Christina Stead’s ‘Kelly File’: Politics, Possession and the Writing of Cotters’ England


Critics who value Christina Stead’s radical politics often find the passionate excess and the spectral and ambiguous qualities that attend her fiction harder to explain. The political dimensions of Stead’s fiction are further complicated by a scene of writing – most dramatically described in Rowley’s 1993 biography – in which the author draws her material from the lives of close family and friends. The problem is framed in this paper as follows: how can qualities of excess, ambiguity and desire in Stead’s fiction (intimately connected to this scene of writing) be understood in relation to its politics? A substantial notebook acquired in 2007 by the National Library of Australia, dated from mid 1949 to early 1950 and internally designated as the ‘Kelly file’, illuminates Stead’s ten-month process of documenting, researching and transforming raw materials for the novel that was eventually published as Cotters’ England (1967). The notebook sheds new light on Stead’s creative process as one that involved, in Susan Lever’s phrase, ‘living inside the fictions she was making’ (Lever 2003). Patiently observing and capturing her characters, Stead allowed herself to be caught up with them. This paper identifies Stead’s notion of ‘possession’, a doubled and spectral dynamic, as integral to her creative modus operandi. On the one hand this involves the writer in taking possession by means of naturalist observation and classification, and on the other hand it entails being possessed. This is a dynamic that thrives on projection, paranoia, and the willed forgetting of investments. Stead’s theory of ‘spectral England’ – her own political explanation of what ails England – emerges from deep inside a creative process that returns to haunt the finished novel.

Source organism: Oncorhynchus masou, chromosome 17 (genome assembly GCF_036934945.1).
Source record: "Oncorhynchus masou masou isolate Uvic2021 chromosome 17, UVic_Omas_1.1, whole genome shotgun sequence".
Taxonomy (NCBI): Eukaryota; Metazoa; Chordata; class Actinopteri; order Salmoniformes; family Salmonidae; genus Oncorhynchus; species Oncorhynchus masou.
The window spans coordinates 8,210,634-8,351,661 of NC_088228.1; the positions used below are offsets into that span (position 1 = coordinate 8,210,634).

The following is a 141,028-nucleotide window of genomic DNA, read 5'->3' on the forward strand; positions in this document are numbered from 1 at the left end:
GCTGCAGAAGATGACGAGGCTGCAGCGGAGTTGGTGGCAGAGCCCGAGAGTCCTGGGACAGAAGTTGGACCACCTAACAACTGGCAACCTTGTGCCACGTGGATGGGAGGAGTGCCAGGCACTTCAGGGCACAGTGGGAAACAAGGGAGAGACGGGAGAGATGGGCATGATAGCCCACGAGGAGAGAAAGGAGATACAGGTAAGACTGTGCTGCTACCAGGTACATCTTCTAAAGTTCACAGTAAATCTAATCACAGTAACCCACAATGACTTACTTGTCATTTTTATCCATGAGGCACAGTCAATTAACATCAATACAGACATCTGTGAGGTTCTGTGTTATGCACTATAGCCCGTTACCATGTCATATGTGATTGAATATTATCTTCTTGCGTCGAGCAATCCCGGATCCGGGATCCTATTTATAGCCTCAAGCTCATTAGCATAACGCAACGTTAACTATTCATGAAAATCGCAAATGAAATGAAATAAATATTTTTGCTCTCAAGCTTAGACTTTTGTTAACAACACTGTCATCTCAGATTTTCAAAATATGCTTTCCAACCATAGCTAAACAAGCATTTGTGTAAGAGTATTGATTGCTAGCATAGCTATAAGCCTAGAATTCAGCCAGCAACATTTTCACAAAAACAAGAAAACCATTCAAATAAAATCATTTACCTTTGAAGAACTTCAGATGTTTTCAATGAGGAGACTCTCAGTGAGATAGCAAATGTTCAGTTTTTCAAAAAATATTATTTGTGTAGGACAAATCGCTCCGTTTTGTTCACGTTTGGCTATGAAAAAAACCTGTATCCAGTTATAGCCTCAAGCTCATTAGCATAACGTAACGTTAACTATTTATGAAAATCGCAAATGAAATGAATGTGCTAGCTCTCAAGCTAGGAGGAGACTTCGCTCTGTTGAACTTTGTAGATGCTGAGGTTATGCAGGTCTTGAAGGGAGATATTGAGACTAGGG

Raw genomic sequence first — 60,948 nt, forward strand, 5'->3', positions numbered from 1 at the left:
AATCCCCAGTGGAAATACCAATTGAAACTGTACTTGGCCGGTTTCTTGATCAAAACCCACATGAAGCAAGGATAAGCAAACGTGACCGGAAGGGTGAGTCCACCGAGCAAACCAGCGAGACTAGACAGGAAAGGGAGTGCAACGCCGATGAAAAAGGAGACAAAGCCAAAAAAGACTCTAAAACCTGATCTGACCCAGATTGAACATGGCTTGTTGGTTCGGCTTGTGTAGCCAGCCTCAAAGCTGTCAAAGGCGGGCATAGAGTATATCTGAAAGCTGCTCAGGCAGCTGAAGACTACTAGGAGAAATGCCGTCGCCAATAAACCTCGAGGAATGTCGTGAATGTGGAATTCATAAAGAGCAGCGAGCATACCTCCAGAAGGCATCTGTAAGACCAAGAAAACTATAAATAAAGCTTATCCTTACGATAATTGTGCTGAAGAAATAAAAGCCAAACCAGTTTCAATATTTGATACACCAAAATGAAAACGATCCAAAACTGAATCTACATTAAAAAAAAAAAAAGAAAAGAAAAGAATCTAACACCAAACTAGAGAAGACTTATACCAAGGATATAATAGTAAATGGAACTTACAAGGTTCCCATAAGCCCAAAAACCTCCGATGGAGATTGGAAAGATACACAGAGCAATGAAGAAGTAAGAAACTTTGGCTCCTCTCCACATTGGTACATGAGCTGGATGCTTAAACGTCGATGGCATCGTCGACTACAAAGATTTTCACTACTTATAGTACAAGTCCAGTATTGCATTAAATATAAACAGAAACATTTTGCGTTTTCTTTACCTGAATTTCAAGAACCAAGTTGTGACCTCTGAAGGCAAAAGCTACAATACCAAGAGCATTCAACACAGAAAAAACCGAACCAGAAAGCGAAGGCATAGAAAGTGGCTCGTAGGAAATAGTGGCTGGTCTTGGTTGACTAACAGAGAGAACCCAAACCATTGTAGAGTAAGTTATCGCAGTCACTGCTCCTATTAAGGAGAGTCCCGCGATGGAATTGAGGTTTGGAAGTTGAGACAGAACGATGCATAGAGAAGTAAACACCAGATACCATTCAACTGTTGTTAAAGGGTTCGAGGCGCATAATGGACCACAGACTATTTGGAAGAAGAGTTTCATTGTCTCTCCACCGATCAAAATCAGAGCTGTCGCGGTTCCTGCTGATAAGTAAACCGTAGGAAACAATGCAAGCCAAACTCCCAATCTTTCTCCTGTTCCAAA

What does it mean when a fictional character speaks back to her author This scenario is teasingly suggested in Christina Stead’s Cotters’ England (1967) when Tom Cotter takes his sister Nellie for a Saturday afternoon drive into the country. On their way back to London, they stop at a circus where they regard their distorted reflections in its hall of mirrors:

She began to gesture, posture and then dance a strange dance, her own with knees bent and wobbling, arms akimbo, tufted head going up and down and sideways … She saw Tom there, stretched out her long thin arms and he came forward in his heavy shoes, took both hands; and they danced a few steps, though he was no dancer, at arms’ length, a country dance. Her face bright as metal, triumphant, gleamed and cut into him; very bright, her small eyes peered into his large bursting ones.…

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Published 7 December 2016 in Rediscovering Christina Stead. Subjects: Australian literature - Manuscripts, Christina Stead.

Cite as: Rooney, Brigid. ‘Christina Stead’s ‘Kelly File’: Politics, Possession and the Writing of Cotters’ England.’ Australian Literary Studies, vol. 31, no. 6, 2016, doi: 10.20314/als.a14b5c69df.

  • Brigid Rooney — Brigid Rooney is an Associate Professor (Affiliate) with the Department of English at the University of Sydney, and author of *Suburban Space, the Novel and Australian Modernity* (2018).